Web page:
Waterloo Investing Trends 3
A student at the University of Waterloo added these insights to the Waterloo area investing trends discussion on his LunarLuau blog, and they should serve to raise concerns among every UW administration type whose job it is to foster the commercialization of intellectual property. Some of the more choice excerpts from his post:
During exams last year one of my classmates, Luke, said that he tried to get of few of the more talent CS majors about to graduate together to make a startup, but all had lucerative offers from companies and had little interest in joining him. So Luke too took a lucerative (sic) job rather than living just above poverty for a little while longer for a chance at making it big. Remarkably close to my own experience, sometimes it’s just hard to take that first step.
Understandable, but as feared.
It also doesn’t help that all UW really does to foster startups is what I like to call “pat on the back guidence.” The enterprise co-op system is more red tape than helpful, and the all the non-Geoff Malleck people we talked to in regards to the system we were developing talked to us like we were 12 year olds with a cool science fair project. Alas, things were uncertain, and the grad school acceptences looked ever so good when you don’t hear back from the first angel you talk to.
This is scary, as the city should be full of Angel Investors with all the time in the world for computer science students, given the Faculty’s great reputation.
Today in my distributed class the topic of UW policy 73 (the “you own the crap you make” one) came up, and my prof brought up a very interesting point. We get told how great this policy is, and how it fosters innovation and startups, but what is the downside? Since UW doesn’t have a small army of IP lawyers on staff, faculty with a potentially patentable idea would have to put great time, effort, and most importantly money, into filing a patent on their own. If UW had an IP office like MIT, there would be someone to take care of all that. So potentially good ideas may go to waste just because profs don’t want to go to the hassel of talking to soul sucking IP lawyers for an idea that they think is only half-baked.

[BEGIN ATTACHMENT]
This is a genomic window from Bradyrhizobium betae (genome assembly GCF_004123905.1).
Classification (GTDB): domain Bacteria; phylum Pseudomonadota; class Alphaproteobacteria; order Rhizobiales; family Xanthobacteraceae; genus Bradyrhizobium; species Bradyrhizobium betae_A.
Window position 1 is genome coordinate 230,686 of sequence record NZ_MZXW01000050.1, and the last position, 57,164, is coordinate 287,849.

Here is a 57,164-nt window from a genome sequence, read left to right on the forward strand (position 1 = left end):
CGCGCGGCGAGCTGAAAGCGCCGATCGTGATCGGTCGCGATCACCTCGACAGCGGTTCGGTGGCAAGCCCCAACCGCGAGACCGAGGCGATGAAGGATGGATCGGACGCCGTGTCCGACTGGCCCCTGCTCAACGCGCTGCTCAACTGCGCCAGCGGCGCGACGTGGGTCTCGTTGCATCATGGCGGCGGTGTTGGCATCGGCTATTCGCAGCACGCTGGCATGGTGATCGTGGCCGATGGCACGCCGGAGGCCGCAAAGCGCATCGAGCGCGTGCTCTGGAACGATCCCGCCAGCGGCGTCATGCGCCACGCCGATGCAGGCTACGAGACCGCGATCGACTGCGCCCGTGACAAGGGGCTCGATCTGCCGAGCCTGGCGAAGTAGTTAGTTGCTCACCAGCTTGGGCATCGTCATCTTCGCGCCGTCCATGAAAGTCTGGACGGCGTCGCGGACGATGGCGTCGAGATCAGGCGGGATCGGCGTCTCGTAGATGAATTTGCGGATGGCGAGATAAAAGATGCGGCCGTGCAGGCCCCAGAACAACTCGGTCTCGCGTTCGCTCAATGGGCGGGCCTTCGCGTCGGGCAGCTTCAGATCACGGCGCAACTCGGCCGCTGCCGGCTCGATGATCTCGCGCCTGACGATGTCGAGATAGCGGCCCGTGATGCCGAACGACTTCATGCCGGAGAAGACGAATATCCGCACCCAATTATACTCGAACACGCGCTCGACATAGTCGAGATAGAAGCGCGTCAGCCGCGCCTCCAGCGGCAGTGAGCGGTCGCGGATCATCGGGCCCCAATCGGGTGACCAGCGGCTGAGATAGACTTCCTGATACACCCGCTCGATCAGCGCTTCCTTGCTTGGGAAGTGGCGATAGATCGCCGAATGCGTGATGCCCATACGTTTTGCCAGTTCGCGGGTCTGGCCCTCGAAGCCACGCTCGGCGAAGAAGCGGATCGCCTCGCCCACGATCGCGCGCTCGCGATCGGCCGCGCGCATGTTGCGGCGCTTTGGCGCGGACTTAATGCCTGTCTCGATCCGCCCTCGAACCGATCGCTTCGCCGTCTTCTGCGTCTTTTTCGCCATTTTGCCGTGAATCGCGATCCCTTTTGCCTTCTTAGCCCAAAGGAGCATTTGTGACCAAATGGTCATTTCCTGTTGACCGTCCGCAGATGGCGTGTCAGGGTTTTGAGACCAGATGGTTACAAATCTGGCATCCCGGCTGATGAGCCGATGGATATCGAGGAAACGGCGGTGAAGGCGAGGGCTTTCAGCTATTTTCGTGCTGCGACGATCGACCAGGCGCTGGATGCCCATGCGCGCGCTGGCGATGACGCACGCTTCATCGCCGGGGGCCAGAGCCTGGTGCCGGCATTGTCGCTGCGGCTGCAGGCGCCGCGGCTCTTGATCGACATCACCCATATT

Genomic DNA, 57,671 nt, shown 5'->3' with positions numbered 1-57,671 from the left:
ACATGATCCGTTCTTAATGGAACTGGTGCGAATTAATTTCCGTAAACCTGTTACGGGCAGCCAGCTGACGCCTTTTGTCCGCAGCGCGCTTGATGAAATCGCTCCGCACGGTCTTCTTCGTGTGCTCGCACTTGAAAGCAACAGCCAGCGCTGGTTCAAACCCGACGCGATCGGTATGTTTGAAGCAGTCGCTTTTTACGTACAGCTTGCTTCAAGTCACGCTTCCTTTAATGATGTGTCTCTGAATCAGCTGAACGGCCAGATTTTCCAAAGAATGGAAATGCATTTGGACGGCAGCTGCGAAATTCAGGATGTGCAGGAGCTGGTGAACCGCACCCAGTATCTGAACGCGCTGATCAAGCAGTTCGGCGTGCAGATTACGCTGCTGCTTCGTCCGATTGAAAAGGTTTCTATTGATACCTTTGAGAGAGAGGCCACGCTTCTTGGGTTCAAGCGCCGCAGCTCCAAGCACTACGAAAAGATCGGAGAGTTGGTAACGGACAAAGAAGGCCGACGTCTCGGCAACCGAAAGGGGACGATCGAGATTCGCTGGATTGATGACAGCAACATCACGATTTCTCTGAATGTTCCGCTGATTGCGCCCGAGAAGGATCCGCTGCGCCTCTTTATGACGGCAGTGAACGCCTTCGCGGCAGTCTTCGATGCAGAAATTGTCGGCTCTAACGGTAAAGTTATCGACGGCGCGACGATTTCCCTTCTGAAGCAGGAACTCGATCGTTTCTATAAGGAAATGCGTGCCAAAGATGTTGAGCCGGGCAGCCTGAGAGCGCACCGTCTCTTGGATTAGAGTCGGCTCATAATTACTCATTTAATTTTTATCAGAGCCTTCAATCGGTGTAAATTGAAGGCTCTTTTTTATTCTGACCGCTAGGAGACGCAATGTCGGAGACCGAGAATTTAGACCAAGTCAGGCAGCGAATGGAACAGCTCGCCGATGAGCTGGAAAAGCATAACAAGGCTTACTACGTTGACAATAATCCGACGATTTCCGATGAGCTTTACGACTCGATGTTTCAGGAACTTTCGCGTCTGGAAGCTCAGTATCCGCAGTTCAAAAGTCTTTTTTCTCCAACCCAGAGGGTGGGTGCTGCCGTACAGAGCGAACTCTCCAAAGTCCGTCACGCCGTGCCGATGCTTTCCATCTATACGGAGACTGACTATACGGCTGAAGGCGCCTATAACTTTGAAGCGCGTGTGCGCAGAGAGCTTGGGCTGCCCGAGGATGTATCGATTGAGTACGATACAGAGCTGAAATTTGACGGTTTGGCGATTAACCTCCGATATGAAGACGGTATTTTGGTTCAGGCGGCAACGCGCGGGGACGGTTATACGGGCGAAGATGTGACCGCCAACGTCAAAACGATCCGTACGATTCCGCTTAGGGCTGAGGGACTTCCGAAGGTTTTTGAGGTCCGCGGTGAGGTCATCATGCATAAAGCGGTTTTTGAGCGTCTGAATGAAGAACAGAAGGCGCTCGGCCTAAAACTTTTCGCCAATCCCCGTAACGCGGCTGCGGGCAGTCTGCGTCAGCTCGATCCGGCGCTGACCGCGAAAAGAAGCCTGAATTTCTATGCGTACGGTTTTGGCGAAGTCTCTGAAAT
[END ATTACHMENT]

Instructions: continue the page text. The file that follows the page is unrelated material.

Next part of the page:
He suggested that if UW had a system where a prof could give up a set percentage of the ownership of some IP they created with the university in order for them to administer it, it may lead to more commercialization of UW research. I really like this idea, and if I’m on board or senate next year (that’s another story) I’d like to see what I can do about it.
Queen’s University has had great success with this. Parteq, as it is known, has four full-time IP lawyers on staff (at last count). The annual royalties being produced by this program (as a result of IP commercialization) must run in the tens of millions. They’ve had more success with biotech than IT, but the point is what’s relevant: It’s working!
Several UW Administration VPs talked to me a few years ago about their interest in raising a commercialization fund, but it was more like a Gold Sponsor program than a mainstream vehicle (ie, Oracle would put in $500k, RBC $250k, and so on to sponsor an IP transfer effort). None of the sponsors would own anything; just gain some notional PR. It wasn’t well thought through, and nothing ever came of it.
I’m comfortable saying that people like Rick Segal (JLA Ventures), Peter Carrescia (VenGrowth), Andrew Abouchar (Tech Capital), Laura Lenz (Edgestone), Linda Bernst (Export Development Corp. Equity), and Robin Axon (Ventures West) would be prepared to dedicate $2 million each to a seed stage UW-sponsored funding vehicle that the VCs jointly-owned.
This vehicle would offer to take decent-sized minority stakes (just as in any Angel financed deal) in each and every good UW tech start-up idea that needed some capital to foster. Some of the VCs could then proceed with the Series A round and some could pass, but they’d have had the exclusive right to a first look. That’s the appeal to them, I hope.
As a percentage of their funds under management it isn’t big dollars, and could be appealing to all concerned if the University led the charge on campus. UW could take the best from Parteq’s unqualified success without losing its unique approach to IP ownership; an approach that appeals to many of their tenured Profs.
A fellow like UW Economics Prof. Larry Smith would be invaluable, and could play a role is bridging the gap between the campus and the “money”. He was a great mentor to RIM’s Mike Lazaridis, and has probably guided 500 student teams over the years.
Maybe this is an idea for the CVCA to consider….
I’d love to hear the competing arguments, based on facts and not 1) “we are the world” chest beating or 2) there’s lots going on down here, it’s just all secret right now. The linked Ottawa Citizen article can’t be the future: a branch plant tech economy.
This one student’s story reflects what I’ve been watching for almost half a decade now, when the tap seemed to seize up. And according to at least one eyewitness, there’s no end in sight to the dearth of recent Waterloo start-ups (beyond LiveHive and too few others).